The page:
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The power of animation: encouraging doctors to access support for psychological wellbeing


The COVID-19 pandemic has exacerbated already high rates of poor psychological wellbeing in doctors. Many doctors perceive a stigma associated with acknowledging psychological wellbeing concerns, resulting in a reluctance to seek support for those concerns. The aim of this study was to develop a theoretically-informed and evidence-based composite narrative animation (CNA) to encourage doctors to access support for psychological wellbeing, and to evaluate the acceptability of the CNA.

A composite narrative was developed from an evidence-base of interviews with 27 GP participants across Scotland (May–July 2020). The Behaviour Change Wheel was used to identify behaviour change techniques (BCTs) to be embedded within the CNA. The narrative was turned into a script in collaboration with an animation company. A brief animation ‘Jane the GP’ was developed reflecting specific BCTs.

Scottish doctors (n = 83) were asked for their views on acceptability of the CNA concept, and subsequently asked to provide views on the acceptability of the CNA after viewing it. Participants thought the concept of a CNA was novel but may not appeal to all. After viewing the CNA, the widespread view was that it portrayed an authentic experience, could reduce stigma around seeking support for psychological wellbeing, and highlighted formal routes to access such support.

CNAs are a novel and acceptable intervention method for encouraging doctors to access support for psychological wellbeing. The use of a theory driven intervention development framework to create the CNA facilitates the link between theory and practice.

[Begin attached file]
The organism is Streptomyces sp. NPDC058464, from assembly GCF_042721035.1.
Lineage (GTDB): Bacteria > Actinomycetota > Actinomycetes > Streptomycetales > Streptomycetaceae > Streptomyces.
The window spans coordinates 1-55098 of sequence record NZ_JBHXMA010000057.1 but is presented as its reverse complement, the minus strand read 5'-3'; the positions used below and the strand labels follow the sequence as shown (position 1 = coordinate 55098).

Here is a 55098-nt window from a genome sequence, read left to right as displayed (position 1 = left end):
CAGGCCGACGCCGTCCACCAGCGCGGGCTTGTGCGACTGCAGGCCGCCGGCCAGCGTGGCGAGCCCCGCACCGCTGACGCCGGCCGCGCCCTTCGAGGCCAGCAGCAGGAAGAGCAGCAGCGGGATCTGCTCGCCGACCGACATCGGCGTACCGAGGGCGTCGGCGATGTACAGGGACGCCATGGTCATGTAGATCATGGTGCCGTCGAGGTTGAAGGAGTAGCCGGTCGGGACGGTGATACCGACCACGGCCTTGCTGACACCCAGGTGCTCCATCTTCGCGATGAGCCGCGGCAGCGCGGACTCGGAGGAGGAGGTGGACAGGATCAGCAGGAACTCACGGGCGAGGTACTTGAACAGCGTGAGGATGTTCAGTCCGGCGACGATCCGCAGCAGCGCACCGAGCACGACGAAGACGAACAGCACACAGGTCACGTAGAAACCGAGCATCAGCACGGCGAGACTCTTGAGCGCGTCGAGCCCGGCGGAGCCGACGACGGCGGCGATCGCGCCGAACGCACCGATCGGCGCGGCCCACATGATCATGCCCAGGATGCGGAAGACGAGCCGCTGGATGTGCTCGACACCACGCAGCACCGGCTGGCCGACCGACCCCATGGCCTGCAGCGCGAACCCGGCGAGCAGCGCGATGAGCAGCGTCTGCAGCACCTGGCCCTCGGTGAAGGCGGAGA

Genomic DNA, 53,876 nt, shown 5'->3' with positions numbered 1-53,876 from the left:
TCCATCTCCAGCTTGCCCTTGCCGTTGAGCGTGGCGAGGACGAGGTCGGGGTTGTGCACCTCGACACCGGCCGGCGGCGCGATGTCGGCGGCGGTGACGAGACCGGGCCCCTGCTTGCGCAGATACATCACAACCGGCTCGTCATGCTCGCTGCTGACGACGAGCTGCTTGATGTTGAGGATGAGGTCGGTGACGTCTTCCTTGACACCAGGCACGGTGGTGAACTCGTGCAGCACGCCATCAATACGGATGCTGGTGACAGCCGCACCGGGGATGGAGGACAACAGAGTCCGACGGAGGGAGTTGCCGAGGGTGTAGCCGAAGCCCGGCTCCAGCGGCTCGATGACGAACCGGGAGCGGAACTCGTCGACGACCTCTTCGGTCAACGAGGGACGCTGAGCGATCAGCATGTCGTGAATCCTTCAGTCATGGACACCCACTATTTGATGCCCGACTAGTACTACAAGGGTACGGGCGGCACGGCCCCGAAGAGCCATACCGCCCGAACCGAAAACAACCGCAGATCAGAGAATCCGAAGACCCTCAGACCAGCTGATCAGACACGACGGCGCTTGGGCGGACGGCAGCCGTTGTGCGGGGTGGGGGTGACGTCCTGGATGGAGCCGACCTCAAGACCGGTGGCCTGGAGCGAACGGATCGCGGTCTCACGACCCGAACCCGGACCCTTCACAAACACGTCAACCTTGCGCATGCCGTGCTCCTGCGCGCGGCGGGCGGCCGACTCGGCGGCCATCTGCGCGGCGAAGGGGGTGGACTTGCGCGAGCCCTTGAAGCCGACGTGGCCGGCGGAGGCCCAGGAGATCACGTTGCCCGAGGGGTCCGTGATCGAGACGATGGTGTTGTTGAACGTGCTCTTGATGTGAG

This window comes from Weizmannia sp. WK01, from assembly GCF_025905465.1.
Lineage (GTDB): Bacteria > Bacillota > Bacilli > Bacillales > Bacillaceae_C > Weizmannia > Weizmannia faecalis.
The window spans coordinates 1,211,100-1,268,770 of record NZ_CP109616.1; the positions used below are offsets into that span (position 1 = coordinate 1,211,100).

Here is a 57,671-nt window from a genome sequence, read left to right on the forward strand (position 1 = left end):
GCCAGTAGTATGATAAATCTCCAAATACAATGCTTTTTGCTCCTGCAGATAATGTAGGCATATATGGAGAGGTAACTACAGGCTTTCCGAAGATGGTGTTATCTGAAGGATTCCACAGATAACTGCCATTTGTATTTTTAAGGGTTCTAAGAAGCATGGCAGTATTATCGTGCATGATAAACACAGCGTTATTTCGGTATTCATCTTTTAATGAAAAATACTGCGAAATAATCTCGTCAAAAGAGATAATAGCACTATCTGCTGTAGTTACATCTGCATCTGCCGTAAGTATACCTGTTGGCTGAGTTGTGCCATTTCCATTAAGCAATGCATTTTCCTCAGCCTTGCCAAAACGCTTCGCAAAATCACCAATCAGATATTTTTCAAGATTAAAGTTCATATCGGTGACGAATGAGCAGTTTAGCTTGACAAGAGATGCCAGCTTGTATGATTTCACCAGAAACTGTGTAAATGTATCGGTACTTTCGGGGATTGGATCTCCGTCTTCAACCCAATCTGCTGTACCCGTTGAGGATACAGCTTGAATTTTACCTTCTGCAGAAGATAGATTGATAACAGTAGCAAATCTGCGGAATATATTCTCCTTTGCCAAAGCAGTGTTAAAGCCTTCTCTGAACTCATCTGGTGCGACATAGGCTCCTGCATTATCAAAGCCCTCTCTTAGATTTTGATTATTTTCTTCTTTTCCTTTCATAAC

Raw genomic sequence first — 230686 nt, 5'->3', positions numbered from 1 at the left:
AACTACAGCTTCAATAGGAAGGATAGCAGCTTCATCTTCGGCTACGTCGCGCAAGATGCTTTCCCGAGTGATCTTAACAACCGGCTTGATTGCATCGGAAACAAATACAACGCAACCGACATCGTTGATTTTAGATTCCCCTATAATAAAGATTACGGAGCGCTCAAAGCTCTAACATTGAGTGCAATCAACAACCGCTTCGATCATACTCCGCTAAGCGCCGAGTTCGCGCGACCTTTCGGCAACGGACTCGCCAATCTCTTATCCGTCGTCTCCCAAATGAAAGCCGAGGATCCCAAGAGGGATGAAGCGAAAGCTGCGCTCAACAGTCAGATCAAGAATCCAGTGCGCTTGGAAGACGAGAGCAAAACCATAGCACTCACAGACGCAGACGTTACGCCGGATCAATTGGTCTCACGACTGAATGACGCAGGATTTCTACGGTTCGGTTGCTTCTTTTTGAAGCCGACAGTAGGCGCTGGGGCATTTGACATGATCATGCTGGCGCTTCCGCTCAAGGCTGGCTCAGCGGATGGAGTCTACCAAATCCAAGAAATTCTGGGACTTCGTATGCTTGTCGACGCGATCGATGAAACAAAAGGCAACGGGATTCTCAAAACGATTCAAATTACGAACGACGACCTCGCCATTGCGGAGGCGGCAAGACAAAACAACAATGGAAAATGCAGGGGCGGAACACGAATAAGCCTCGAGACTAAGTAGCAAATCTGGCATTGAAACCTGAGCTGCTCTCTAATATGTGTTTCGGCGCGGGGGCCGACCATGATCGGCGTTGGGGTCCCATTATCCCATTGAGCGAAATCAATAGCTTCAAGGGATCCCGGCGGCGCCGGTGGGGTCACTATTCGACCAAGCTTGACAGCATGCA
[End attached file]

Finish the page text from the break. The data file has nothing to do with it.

Peer Review reports



The COVID-19 pandemic has caused unprecedented psychological strain on all health professionals, including doctors [1]. Challenges of higher workload, changes to working context and patterns, and uncertain clinical situations have increased the prevalence of depression, anxiety, stress and burnout amongst doctors [2,3,4]. The resulting harmful impact on the psychological wellbeing of health professionals continues as we progress through the pandemic, with post-traumatic stress disorder [5] and burnout [6] a concern amongst doctors. More than ever before there is an urgent need for effective interventions for doctors that can help ease the burden of reduced psychological wellbeing.

Historically, high levels of stigma have been associated with doctors acknowledging their own psychological health concerns, with it often viewed as a weakness that may have negative implications for their future career [7, 8]. Such stigma often results in a reluctance to seek support for psychological wellbeing due to concerns about confidentiality and potential General Medical Council involvement [7]. A report by the Society of Occupational Medicine in the UK highlighted that it is vital we recognise the impact the job can have on doctors, and that we promote self-care, including help-seeking behaviour [9]. The need for recognition of these challenges has been echoed in recent, COVID-19 pandemic times [10]. However, encouraging help-seeking behaviours is often met with reluctance, and is an inherent part of the culture amongst doctors.

The current literature on interventions to support the overall wellbeing of health professionals specifically during pandemics or other crises (e.g. earthquakes) is of low quality and interventions are often not theoretically-informed or evidence-based [11]. This provides little to build upon when designing interventions to suit the pandemic situation. Systematic reviews examining interventions to support the psychological wellbeing of doctors outside of crises also report low quality with small sample sizes and bias, particularly recruitment bias, resulting in poor quality evidence [12, 13]. Recruitment bias within such studies is particularly problematic in this population due to the reticence to access psychological support. For interventions to support the psychological wellbeing of doctors to be efficacious, doctors must be willing to access and engage with them. This challenge of intervention design was recognised within the realist review of interventions by Carrieri et al. in [14]. They identified that doctors often feared repercussions of help-seeking, and interventions that promoted wellbeing and a people-focused working culture were most likely to be effective in supporting the wellbeing of doctors [14].